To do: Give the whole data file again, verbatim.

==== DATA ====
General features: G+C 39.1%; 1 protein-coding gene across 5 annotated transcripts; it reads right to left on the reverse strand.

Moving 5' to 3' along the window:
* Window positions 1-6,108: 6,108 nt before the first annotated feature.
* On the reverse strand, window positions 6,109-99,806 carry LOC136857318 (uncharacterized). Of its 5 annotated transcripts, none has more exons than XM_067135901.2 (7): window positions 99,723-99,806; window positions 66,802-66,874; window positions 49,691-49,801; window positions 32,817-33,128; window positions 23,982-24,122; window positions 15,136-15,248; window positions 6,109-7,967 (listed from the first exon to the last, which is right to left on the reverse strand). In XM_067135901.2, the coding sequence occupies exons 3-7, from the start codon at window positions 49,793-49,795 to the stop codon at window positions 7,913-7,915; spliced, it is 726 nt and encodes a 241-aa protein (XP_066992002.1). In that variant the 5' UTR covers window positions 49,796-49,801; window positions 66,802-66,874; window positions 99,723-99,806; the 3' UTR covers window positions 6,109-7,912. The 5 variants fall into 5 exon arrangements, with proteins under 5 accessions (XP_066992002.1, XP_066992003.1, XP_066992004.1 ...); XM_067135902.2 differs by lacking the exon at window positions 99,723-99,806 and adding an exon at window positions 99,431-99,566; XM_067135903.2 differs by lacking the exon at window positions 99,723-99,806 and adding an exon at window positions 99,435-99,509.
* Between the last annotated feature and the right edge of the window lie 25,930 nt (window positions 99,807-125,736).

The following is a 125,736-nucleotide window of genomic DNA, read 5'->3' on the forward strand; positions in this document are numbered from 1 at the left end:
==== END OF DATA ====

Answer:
General features: G+C 39.1%; 1 protein-coding gene across 5 annotated transcripts; it reads right to left on the reverse strand.

Moving 5' to 3' along the window:
* Window positions 1-6,108: 6,108 nt before the first annotated feature.
* On the reverse strand, window positions 6,109-99,806 carry LOC136857318 (uncharacterized). Of its 5 annotated transcripts, none has more exons than XM_067135901.2 (7): window positions 99,723-99,806; window positions 66,802-66,874; window positions 49,691-49,801; window positions 32,817-33,128; window positions 23,982-24,122; window positions 15,136-15,248; window positions 6,109-7,967 (listed from the first exon to the last, which is right to left on the reverse strand). In XM_067135901.2, the coding sequence occupies exons 3-7, from the start codon at window positions 49,793-49,795 to the stop codon at window positions 7,913-7,915; spliced, it is 726 nt and encodes a 241-aa protein (XP_066992002.1). In that variant the 5' UTR covers window positions 49,796-49,801; window positions 66,802-66,874; window positions 99,723-99,806; the 3' UTR covers window positions 6,109-7,912. The 5 variants fall into 5 exon arrangements, with proteins under 5 accessions (XP_066992002.1, XP_066992003.1, XP_066992004.1 ...); XM_067135902.2 differs by lacking the exon at window positions 99,723-99,806 and adding an exon at window positions 99,431-99,566; XM_067135903.2 differs by lacking the exon at window positions 99,723-99,806 and adding an exon at window positions 99,435-99,509.
* Between the last annotated feature and the right edge of the window lie 25,930 nt (window positions 99,807-125,736).

The following is a 125,736-nucleotide window of genomic DNA, read 5'->3' on the forward strand; positions in this document are numbered from 1 at the left end: